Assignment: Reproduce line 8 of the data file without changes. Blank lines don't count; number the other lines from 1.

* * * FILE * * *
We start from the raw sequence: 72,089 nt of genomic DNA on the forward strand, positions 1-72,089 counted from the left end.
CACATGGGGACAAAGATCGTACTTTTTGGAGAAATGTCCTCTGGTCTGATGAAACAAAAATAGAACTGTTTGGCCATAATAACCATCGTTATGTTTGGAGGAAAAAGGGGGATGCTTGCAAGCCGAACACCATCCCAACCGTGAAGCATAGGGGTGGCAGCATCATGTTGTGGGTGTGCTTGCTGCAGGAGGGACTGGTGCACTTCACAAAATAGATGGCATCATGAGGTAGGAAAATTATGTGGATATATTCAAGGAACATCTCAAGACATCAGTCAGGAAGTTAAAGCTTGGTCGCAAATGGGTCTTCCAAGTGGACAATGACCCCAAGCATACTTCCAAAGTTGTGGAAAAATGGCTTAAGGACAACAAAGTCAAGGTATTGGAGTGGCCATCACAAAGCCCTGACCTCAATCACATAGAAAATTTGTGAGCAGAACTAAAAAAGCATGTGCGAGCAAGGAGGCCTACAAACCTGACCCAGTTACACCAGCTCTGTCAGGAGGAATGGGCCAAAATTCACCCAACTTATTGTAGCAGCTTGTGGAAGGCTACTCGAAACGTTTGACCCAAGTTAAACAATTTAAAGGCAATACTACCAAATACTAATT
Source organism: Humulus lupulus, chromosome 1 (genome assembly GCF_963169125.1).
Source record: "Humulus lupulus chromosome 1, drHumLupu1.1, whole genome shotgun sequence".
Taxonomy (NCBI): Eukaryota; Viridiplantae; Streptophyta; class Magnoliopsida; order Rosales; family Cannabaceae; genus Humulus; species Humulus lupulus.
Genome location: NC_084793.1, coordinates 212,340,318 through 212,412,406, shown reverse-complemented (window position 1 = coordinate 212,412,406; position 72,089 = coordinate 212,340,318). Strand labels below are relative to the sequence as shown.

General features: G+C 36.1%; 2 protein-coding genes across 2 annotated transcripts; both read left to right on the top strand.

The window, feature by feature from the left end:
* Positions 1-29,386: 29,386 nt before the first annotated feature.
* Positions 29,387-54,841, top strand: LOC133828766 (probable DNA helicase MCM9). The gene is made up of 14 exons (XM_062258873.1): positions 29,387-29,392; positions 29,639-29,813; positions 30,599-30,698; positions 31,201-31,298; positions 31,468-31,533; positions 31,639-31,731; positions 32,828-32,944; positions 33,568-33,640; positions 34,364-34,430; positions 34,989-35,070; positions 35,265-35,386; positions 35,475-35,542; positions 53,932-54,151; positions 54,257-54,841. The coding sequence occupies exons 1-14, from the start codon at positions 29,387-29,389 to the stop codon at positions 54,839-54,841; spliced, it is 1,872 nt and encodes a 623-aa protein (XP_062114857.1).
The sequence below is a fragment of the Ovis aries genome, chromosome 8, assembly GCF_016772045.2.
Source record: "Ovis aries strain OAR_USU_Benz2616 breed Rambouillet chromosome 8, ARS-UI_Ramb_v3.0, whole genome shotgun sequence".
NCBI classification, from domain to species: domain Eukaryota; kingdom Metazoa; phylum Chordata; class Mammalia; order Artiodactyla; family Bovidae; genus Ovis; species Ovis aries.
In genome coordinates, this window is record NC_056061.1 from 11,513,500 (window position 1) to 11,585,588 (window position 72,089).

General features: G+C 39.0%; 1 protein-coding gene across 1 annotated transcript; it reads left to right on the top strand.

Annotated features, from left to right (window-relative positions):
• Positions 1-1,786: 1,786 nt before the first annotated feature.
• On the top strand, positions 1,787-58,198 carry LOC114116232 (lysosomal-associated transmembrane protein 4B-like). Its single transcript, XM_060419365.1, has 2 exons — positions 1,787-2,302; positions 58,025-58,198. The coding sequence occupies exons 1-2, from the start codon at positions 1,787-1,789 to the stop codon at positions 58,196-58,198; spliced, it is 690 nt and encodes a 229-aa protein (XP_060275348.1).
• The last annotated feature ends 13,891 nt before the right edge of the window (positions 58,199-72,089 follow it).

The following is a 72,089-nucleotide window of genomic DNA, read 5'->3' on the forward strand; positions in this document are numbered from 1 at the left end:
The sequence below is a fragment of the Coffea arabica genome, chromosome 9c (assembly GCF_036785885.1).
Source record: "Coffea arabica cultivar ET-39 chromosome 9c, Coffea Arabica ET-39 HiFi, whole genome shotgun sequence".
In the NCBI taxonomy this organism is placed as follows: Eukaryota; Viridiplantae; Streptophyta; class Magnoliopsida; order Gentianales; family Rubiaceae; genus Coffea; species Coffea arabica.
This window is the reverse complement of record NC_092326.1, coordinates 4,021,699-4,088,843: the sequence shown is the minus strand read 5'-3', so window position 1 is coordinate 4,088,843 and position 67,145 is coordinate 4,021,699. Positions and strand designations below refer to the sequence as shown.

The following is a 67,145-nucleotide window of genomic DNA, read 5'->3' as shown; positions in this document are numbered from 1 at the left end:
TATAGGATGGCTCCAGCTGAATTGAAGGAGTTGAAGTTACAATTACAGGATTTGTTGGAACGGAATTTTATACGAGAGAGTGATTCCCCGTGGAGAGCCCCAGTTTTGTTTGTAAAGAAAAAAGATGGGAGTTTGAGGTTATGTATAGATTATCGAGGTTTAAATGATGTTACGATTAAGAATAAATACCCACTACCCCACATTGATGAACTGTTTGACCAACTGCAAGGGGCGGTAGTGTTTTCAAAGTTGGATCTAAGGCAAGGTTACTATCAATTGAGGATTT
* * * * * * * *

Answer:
The window, feature by feature from the left end: